The Center for Business and Human Rights at the Leonard N. Stern School of Business (known as The Stern School) at New York University, on 21 April 2014, released the report “Business as Usual Is Not an Option: Supply Chains and Sourcing after Rana Plaza” which cited study findings from the First Independent Monitoring Report of the Post-Rana Plaza Monitoring: A Civil Society Initiative of CPD and its partnering civil society organisations.
The report is authored by Ms Sarah Labowitz, a research scholar on business and human rights at NYU Stern School of Business and Dr Dorothée Baumann-Pauly, Director of Teaching and Research at the Center for Business and Human Rights.
Reblogged from the Center for Business and Human Rights website
Business as Usual Is Not an Option: Supply Chains & Sourcing after Rana Plaza
Read our new report and view our presentation and discussion given on Monday, April 21, 2014 by clicking here.
In anticipation of the first anniversary of Rana Plaza, the Center for Business and Human Rights is releasing its report, “Business as Usual Is Not an Option: Supply Chains and Sourcing after Rana Plaza” on April 21, 2014 at New York University’s Leonard N. Stern School of Business.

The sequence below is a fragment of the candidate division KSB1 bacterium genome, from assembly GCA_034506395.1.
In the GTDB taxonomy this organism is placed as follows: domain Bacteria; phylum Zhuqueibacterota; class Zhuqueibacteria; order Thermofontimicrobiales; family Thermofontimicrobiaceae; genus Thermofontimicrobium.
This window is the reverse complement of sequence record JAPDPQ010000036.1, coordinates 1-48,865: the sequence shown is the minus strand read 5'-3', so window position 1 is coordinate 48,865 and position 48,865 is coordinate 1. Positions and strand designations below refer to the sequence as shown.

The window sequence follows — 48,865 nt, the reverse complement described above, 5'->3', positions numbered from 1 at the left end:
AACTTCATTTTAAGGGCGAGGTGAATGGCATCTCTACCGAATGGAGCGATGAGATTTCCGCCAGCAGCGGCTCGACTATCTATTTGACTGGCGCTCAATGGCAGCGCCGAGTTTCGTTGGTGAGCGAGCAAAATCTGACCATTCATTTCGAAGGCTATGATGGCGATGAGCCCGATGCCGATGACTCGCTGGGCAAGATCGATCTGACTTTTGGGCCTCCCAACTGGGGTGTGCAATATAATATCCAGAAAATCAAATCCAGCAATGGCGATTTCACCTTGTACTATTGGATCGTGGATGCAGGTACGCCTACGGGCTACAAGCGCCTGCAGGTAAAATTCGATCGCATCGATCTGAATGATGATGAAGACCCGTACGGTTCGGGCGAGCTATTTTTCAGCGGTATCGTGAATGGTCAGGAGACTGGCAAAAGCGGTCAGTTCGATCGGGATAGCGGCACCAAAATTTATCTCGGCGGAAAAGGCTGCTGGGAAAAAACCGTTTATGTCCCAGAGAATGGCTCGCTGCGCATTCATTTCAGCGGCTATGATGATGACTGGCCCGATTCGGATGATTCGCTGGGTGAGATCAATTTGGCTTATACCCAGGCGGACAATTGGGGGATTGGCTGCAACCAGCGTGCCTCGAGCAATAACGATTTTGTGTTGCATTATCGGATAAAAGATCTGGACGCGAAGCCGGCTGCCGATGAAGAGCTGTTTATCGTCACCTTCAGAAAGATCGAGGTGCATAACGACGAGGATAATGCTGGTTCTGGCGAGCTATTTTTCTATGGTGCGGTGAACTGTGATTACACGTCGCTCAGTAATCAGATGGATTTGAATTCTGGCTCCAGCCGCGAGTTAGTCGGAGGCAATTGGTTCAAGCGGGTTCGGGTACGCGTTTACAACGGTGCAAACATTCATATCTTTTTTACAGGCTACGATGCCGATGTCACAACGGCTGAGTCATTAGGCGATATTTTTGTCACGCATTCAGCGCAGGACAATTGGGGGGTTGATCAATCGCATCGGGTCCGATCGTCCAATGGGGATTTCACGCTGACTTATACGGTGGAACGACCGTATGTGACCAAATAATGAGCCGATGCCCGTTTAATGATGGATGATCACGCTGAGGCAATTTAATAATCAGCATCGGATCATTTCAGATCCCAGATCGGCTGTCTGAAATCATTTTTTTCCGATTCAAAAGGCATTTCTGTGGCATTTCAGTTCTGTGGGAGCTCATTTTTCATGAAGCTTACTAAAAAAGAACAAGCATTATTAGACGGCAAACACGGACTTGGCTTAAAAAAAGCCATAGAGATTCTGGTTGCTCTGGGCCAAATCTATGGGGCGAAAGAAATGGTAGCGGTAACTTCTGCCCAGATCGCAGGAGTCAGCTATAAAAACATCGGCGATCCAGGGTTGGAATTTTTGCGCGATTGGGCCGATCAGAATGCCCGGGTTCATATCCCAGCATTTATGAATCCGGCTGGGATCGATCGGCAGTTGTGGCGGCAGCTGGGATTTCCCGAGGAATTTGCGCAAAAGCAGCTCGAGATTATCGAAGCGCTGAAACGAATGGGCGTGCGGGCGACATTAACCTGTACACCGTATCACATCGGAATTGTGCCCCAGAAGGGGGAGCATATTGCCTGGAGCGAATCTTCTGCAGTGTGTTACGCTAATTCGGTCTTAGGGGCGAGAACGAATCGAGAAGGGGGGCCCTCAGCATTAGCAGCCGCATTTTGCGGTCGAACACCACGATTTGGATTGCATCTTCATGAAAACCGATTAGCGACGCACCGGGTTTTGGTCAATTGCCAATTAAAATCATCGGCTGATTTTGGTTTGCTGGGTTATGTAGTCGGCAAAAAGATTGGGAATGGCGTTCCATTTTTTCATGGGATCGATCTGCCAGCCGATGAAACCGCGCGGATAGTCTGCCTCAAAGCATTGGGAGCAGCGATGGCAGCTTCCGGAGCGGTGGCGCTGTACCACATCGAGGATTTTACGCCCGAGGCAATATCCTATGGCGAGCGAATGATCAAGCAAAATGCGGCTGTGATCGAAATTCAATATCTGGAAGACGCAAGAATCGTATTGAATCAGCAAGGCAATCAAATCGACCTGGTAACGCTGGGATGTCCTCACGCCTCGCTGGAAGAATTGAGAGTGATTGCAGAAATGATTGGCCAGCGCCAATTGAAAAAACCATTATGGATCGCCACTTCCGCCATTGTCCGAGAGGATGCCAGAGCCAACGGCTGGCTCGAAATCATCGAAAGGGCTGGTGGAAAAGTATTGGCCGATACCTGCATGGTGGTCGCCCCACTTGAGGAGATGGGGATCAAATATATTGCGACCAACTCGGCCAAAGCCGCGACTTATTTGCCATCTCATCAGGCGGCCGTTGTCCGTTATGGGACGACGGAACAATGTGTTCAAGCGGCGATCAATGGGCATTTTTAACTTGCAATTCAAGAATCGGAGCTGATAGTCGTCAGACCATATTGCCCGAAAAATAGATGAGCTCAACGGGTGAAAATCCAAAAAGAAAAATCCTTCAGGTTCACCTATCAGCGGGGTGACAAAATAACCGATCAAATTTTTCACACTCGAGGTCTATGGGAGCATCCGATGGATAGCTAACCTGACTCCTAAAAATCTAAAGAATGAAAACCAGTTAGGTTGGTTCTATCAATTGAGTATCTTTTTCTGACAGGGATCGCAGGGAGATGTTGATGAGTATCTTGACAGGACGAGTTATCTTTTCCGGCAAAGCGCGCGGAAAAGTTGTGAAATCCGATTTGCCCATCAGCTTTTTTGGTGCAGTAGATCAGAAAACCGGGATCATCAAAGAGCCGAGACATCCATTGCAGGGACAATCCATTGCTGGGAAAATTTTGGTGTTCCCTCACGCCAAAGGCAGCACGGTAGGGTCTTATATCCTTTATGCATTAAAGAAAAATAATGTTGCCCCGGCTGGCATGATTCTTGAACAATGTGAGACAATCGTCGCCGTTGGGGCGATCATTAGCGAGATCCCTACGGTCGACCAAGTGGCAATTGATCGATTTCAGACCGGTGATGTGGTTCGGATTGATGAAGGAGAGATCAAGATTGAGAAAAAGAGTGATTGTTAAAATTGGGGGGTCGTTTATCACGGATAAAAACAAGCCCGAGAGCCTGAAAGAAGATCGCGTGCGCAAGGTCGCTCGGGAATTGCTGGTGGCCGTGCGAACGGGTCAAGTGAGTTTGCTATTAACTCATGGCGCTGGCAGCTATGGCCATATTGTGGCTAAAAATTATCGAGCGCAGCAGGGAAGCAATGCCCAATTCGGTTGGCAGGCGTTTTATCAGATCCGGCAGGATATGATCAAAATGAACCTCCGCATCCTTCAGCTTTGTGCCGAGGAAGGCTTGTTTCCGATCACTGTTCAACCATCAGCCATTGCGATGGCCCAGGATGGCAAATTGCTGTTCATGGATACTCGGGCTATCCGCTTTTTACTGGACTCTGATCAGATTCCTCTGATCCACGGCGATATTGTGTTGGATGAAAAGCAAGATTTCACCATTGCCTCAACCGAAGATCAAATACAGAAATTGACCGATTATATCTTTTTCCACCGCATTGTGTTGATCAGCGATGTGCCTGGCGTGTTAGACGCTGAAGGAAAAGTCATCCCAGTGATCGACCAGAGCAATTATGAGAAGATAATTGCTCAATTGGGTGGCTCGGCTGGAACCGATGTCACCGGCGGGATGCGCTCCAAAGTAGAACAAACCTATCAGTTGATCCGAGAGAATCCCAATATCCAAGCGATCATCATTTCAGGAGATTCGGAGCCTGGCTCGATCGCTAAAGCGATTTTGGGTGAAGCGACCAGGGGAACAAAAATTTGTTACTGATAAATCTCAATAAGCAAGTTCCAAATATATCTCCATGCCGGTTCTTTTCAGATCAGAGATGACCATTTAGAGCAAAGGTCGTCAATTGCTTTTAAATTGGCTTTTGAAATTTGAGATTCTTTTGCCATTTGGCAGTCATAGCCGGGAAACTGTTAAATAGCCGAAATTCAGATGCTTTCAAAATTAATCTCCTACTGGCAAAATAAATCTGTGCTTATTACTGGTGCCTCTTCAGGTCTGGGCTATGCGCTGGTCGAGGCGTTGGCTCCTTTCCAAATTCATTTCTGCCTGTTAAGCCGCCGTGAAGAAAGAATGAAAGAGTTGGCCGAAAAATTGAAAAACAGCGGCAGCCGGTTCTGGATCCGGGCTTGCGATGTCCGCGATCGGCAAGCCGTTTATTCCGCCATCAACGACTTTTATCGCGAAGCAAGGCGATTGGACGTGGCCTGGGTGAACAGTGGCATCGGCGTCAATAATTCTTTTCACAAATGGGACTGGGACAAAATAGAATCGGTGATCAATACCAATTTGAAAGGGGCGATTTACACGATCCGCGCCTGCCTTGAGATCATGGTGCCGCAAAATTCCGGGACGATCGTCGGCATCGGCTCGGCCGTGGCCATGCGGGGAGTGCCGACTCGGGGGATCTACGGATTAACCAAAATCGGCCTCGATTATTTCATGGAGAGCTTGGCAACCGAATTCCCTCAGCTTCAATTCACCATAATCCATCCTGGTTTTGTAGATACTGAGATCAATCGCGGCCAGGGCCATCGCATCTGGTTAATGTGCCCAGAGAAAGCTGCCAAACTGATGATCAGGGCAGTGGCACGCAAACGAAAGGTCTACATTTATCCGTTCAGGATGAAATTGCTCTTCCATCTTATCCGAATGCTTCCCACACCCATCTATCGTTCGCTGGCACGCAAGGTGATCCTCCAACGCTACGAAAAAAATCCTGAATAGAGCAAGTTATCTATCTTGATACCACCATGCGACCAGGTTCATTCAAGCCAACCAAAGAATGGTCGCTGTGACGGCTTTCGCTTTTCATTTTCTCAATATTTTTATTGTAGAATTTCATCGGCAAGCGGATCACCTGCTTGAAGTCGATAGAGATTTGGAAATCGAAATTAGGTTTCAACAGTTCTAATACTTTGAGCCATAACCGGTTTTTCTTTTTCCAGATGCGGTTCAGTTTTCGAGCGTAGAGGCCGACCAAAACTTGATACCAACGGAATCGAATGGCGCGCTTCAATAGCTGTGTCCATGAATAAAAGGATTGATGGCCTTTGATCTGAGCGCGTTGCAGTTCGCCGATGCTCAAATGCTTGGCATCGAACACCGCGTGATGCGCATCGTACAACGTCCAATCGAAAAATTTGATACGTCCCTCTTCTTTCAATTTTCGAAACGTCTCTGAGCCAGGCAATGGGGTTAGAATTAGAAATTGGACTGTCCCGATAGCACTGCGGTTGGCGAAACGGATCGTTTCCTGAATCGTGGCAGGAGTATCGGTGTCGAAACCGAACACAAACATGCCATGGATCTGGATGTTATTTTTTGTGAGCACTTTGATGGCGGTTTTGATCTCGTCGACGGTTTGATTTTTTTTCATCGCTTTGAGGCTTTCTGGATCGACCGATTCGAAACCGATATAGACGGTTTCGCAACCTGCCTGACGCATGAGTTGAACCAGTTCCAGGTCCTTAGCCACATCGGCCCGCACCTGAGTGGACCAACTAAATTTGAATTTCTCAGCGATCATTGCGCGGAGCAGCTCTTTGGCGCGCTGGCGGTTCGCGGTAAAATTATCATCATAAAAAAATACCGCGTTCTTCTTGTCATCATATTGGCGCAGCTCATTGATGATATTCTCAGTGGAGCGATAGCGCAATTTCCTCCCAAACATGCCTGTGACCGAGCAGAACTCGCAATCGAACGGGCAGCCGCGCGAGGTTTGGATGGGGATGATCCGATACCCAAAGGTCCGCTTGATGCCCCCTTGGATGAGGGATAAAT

Join the Center, NYU Stern and the NYU Stern Emerging Markets Association as we unveil the report and discuss its findings. One of the report’s co-authors, Sarah Labowitz will present the report at 4:45 pm, followed by moderated Q&A and a reception. She was joined in writing the report by Dr. Dorothée Baumann-Pauly, the Center’s research director and a business ethics scholar.
The collapse of Rana Plaza in April of 2013 thrust the issue of working conditions in global supply chains back into the spotlight. Over the past year, the Center for Business and Human Rights at NYU Stern School of Business has conducted groundbreaking research on business strategies in the apparel supply chain and their effect on working conditions. The report discusses business practices, governance, and infrastructure development as key elements of sustainability of the garment sector. It will provide new insights about the nature of indirect sourcing strategies in the supply chain and their effect on working conditions.
This is the center’s first major report since Dean Peter Henry launched the center in March 2013. The report builds on two research missions to Bangladesh and the center’s first high-level convening in New York in September 2013 that brought together factory owners, international buyers and other stakeholders for open conversation about business practices in the supply chain. The center will convene a second summit to continue that conversation in Dhaka from April 27 – 29, 2014.
See below for a summary of our efforts in Bangladesh to date.
First convening on the garment sector in Bangladesh – NYU Stern, September 2013
From September 9 – 11, 2013, the Center convened a three-day meeting at NYU Stern’s Kaufman Management Center that brought together factory owners from Bangladesh and international buyers, along with a wide range of other stakeholders to share experiences and perspectives about how to maintain the competitiveness of Bangladesh’s export garment industry while enhancing workplace safety and respect for workers’ rights.